to the north side. There are two concrete slabs on either side, and beyond the one on the north side were some good-sized
rocks that were all too difficult to climb when you have wet sandals.
We made Aaron and Kaylea stay towards the riverbank, in the shallows, so not to let them drown. Dave and I were having
fun swimming around, dunking each other, the whole enchilada. We stopped for a minute to see the kids just sitting in a few
inches of water, not having any fun; so, we decided to go back to the other side. I thought I would be quick, so I avoided
the boulders and just walked, close to the shore, to the slab. I turned to see Dave and my siblings still struggling. I put
one foot on the submerged slab and straightened it, leading forward. A rock I had not seen, hidden in the muddy liquid, scraped
my ankle. I instinctively brought it up to check the wound. Perhaps it is ironic that such a small injury would leave me to
the whim of Elohim, and to His loving Hand. I could feel a sense of time freezing as I fell in.
I fell, the water slapping my left side. There was no bottom as I tried to stand, and when I broke the surface of the water,
I was three feet away from the dark, swirling, angry waters of the dam. I felt helpless as I tried to swim away, weakly grabbing
underwater rocks, knowing that I could possibly die. A force, almost like a hand, grabbed my feet so hard it almost pulled
my sandals from my feet. I silently screamed as my vision faded, and my heart pounded so hard that my ears ached. I was weightless
as I was tossed about in the water like a rag doll given to a pack of ravenous dogs. I rose again to the surface.
The scene would have been beautiful had I not been suffering for air. I was in the middle of the most awesome display of
raging waters in the world. I could see my brother on the slab, staring in horror. I cried, "Oh, g-d, help me! G-d help!"
I barely had time to suck a breath as I went under. I tried to grab a piece of the concrete in front of me, but the force
crushed me. Under and up again: This time I was further out into the fury. I screamed again. My thoughts kept running through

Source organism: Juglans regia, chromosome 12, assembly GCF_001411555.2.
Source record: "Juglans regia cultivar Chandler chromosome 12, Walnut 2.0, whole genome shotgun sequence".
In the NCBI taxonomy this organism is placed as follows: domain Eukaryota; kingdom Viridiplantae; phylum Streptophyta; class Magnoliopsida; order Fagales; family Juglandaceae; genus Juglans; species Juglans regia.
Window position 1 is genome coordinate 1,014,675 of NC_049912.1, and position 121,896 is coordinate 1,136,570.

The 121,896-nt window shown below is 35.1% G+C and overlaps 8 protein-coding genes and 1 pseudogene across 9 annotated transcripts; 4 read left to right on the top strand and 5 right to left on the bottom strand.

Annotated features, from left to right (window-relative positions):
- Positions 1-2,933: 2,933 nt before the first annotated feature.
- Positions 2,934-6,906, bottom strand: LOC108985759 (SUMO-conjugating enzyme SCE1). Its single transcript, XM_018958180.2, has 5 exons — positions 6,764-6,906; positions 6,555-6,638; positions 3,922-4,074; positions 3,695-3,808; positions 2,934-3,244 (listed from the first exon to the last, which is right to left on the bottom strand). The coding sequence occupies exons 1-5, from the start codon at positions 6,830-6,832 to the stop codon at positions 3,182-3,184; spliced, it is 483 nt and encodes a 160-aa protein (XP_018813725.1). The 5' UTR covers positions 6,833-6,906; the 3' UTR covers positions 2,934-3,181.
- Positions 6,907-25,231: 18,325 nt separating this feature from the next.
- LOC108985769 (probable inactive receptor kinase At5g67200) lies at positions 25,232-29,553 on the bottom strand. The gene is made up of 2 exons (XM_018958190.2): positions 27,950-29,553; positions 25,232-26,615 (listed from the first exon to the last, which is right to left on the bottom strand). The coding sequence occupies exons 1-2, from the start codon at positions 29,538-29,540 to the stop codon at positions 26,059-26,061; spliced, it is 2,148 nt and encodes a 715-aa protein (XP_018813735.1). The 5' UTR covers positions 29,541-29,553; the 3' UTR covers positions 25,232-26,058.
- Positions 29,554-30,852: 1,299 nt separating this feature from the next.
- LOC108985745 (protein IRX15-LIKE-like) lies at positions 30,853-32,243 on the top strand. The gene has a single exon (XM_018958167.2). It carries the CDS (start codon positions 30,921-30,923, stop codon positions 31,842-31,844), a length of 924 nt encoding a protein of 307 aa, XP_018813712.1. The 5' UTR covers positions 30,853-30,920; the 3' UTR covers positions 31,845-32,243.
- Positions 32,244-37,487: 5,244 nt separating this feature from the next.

my head: Oh, g-d! Oh, g-d! Save me j-sus!(I only knew the common names back then) I do not deserve to die! I am
too young! Save me! I sucked in another breath as I was pulled under. I might have caught something and tried to get up, but
I do not really remember.
I remember feeling totally helpless as I was again pulled into darkness. My heart was slowing, my ears were filled with
the awful, angry roar of the river, and my sight was fading. The next time I arose, I did not even bother to try. I just let
myself go, letting the forces of nature carry me to my watery grave. Salty tears mingled with grumbling, muddy water as light
and consciousness faded slowly like the heartbeat in my chest.
I was sitting at the bottom of fifteen feet of darkness. My life was draining away and I knew it. I could feel my heart
slowing in my chest, and the familiar pounding slowly stopped. Yahuah was not there, in that heart, and because of that
it was dying. I had sinned against Him that morning, and drove Him from my life. I had let pride and personal vanity get in
the way of Him, and He decided to truly let me on my own. A few seconds later I died.
Death is not what everyone thinks it is. It is not some light at the end of the tunnel. The apostle Paul referred to death
as "falling asleep." That is exactly what it was. It was like being asleep but fully conscious, knowing that one is dead.
This was truly the Grave. I was dead, and the Master was not with me. This was I. I was dead and in the grave.
What could I do?
My anguish stopped. I opened my eyes to see the water around me getting lighter. I broke the surface, greedily sucking
in air. Come in, oh Yahuah. I was alive! I was alive! The Master had taken my life from me, and now I was alive! I was